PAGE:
As regards colorectal adenocarcinoma cells (HT-29), they appeared resistant toward all synthesized compounds, showing IC50 values higher than 20 μM under all experimental conditions.
As expected, the IC50 values obtained for the reference drug m-AMSA are in the submicromolar range for all tested cell lines.
The above results prompted us to investigate the mechanism of action of the most interesting (R)-5a. Based on the crucial role played by DNA and its processing enzymes as targets for many important antiproliferative drugs, we preliminarily investigated the ability of (R)-5a to interact with supercoiled plasmid DNA and to interfere with the catalytic activity of both topoisomerase I and II. Indeed, these two nuclear enzymes are critical for cell growth, being involved in DNA replication, transcription, and chromosome segregation [44]. The obtained results clearly indicated that (R)-5a is unable to induce any modification in the electrophoretic migration of supercoiled plasmid DNA (see Supplementary Materials Figure S2) as well as any effect on the relaxation ability of both nuclear enzymes (see Supplementary Materials Figure S3), thus excluding such macromolecules as possible targets responsible for its antiproliferative effect. Then, to further investigate the intracellular mechanism of action, the effect on the cell cycle was also analyzed by cytofluorimetric measurements. The most sensitive A2780 cells were incubated in the presence of increasing concentrations of test compound and loaded with propidium iodide. The obtained results are shown in Figure 1.
The data reported in Figure 1 indicate that the treatment of cells with (R)-5a induces some changes in the cell cycle phases. In detail, a concentration-dependent increase can be observed in G0/G1 phase with respect to the control condition, i.e., untreated cells, accompanied by a concurrent decrease of both S and G2/M. Based on the crucial role proposed for mitochondria in cell cycle progression and in particular for G1 to S transition [45], we further investigated the mechanism of action by studying the effect of (R)-5a on the mitochondrial transmembrane potential in cells treated with test compound.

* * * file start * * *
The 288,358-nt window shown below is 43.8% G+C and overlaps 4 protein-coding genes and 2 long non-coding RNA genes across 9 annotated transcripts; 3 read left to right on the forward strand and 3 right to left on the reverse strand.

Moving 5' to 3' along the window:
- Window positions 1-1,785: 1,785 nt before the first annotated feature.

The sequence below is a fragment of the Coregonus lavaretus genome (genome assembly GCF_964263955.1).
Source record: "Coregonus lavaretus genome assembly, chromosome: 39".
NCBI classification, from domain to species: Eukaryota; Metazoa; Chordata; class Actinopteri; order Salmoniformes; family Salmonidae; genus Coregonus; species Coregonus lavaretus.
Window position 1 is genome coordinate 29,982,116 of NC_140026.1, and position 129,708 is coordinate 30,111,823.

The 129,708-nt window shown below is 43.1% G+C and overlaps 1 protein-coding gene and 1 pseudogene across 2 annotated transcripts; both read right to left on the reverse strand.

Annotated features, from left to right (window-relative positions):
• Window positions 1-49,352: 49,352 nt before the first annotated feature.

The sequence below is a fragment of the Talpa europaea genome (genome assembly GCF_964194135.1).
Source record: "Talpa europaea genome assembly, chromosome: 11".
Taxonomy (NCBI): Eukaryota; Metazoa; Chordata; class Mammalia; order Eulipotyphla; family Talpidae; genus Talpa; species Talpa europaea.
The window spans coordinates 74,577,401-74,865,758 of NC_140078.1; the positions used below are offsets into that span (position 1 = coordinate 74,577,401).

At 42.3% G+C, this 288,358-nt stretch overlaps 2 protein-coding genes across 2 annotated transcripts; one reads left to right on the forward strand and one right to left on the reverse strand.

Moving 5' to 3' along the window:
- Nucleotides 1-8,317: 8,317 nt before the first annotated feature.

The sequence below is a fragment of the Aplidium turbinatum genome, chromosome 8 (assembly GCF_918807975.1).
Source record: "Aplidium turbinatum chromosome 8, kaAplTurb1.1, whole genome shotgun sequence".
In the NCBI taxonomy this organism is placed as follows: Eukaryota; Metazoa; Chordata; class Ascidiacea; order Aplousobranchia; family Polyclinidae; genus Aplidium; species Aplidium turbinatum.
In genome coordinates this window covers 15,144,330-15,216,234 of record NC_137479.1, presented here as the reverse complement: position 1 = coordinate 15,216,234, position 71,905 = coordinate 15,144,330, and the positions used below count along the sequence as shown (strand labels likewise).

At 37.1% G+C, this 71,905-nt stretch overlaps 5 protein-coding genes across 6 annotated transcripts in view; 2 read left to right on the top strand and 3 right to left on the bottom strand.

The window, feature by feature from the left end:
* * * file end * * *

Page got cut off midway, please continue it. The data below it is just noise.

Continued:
For this purpose, A2780 cells were incubated in the presence of different concentrations of (R)-5a and then treated with JC-1, a fluorescent cationic probe able to enter into mitochondrial matrix, as a function of mitochondrial transmembrane potential [46]. The depolarization of the organelle membrane, as result of a mitochondrial-damaging agent, can be detected by a decrease in fluorescence emission. Figure 2 reports the effect of (R)-5a on the mitochondrial membrane potential in A2780 cells incubated with 25 and 50 μM of the test compound.
The incubation of A2780 cells with (R)-5a provokes a mitochondrial depolarization that depends on the concentration. In detail, about 20% of cells showed a decrease in fluorescence emission at the 25 μM concentration and such a percentage increases up to about 30% at the higher concentration taken into consideration (50 μM), thus indicating for (R)-5a the ability to affect mitochondrial functionality.